Ends up MF Global officials used creative accounting tricks to give the appearance of complying with regulations in the lead up to the firm's collapse.
Instead of raising extra money to increase the firm's capital cushion as requested by regulators, MF Global moved some of its European debt holdings to a separate, unregulated entity, according to a report from the firm's bankruptcy trustee, Louis Freeh, cited by The New York Times. MF Global had maintained in the past that it met all capital requirements, but didn't disclose that it did so by moving some of its risky debt instead of raising extra cash.
MF Global filed for bankruptcy in October after risky bets on European debt went sour. The firm lost more than $1 billion in customer money, which is still in the process of being recovered. The trustee has subsequently said the firm may face more than $3 billion worth of claims, according to Bloomberg.
Multiple additional incidents have raised questions about the solidity of the firm's capital cushion. Three days before MF Global filed for bankruptcy, the firm assured the CME Group, a trading exchange operator, that it had a $200 million capital cushion it was using to keep customer funds separate from the company's money, the Wall Street Journal reports.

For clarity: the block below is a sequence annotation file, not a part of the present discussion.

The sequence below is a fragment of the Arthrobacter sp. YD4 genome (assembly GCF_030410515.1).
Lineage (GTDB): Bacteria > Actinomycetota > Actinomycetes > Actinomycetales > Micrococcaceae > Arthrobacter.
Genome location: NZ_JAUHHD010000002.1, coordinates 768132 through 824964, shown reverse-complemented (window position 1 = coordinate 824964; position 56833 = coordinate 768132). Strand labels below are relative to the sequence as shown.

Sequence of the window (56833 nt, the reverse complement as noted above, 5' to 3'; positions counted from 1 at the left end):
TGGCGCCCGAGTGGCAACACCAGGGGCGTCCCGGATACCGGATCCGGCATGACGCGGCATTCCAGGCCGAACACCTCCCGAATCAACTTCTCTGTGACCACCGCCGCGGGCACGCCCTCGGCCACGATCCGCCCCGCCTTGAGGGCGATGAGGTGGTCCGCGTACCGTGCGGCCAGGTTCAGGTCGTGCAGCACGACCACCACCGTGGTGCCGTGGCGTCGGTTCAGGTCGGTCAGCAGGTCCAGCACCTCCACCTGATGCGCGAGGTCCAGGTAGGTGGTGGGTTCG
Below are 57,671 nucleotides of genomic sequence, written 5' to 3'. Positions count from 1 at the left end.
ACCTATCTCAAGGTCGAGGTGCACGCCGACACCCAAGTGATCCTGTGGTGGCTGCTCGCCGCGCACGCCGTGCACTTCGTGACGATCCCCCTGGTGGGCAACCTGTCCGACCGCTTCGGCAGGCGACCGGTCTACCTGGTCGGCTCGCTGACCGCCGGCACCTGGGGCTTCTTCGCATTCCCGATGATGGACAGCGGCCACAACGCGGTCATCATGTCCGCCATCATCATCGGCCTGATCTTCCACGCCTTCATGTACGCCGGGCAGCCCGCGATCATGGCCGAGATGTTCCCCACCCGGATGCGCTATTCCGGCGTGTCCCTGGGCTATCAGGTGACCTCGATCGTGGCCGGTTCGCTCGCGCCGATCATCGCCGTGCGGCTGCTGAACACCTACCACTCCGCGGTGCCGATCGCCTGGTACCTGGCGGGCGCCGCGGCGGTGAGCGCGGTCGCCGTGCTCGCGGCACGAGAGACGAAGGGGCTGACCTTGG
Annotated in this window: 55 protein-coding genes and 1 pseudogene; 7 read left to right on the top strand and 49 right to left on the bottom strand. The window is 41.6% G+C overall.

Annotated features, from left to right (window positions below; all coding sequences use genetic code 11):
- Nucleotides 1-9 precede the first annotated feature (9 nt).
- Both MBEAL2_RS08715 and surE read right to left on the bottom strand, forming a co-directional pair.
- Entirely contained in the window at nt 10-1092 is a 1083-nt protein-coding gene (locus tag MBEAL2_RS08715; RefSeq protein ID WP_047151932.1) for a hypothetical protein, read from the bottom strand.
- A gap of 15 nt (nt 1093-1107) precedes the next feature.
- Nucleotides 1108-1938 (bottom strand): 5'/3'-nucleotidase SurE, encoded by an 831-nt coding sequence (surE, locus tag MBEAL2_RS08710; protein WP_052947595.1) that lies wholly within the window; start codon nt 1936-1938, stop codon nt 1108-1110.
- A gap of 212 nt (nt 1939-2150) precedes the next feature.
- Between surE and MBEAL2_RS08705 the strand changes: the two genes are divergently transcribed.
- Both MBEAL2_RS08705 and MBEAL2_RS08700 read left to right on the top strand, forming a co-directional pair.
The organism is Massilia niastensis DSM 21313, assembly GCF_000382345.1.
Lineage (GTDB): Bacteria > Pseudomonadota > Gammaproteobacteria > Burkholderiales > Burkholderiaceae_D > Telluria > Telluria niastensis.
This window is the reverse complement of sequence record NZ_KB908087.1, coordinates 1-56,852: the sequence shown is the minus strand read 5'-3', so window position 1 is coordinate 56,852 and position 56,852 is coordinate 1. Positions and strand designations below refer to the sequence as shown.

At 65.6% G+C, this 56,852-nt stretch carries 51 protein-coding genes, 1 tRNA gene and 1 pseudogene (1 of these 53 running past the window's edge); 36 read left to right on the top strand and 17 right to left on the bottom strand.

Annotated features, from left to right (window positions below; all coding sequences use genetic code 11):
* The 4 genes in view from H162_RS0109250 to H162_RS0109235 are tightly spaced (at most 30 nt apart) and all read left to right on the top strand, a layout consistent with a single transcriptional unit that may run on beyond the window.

In addition, MF Global employees allegedly raised red flags about the way the firm was using customer funds before the it collapsed, according to investigators' interviews with former MF Global workers cited by a separate NYT report.
Jon Corzine, MF Global's former CEO, may face legal claims over the way he and other executives ran the firm in the lead up to its collapse. James Giddens, the court-appointed trustee in charge of recovering customers' money, wrote in a report released earlier this week that he would decide within 60 days whether he was going to use litigation to get back clients' money, according to the NYT.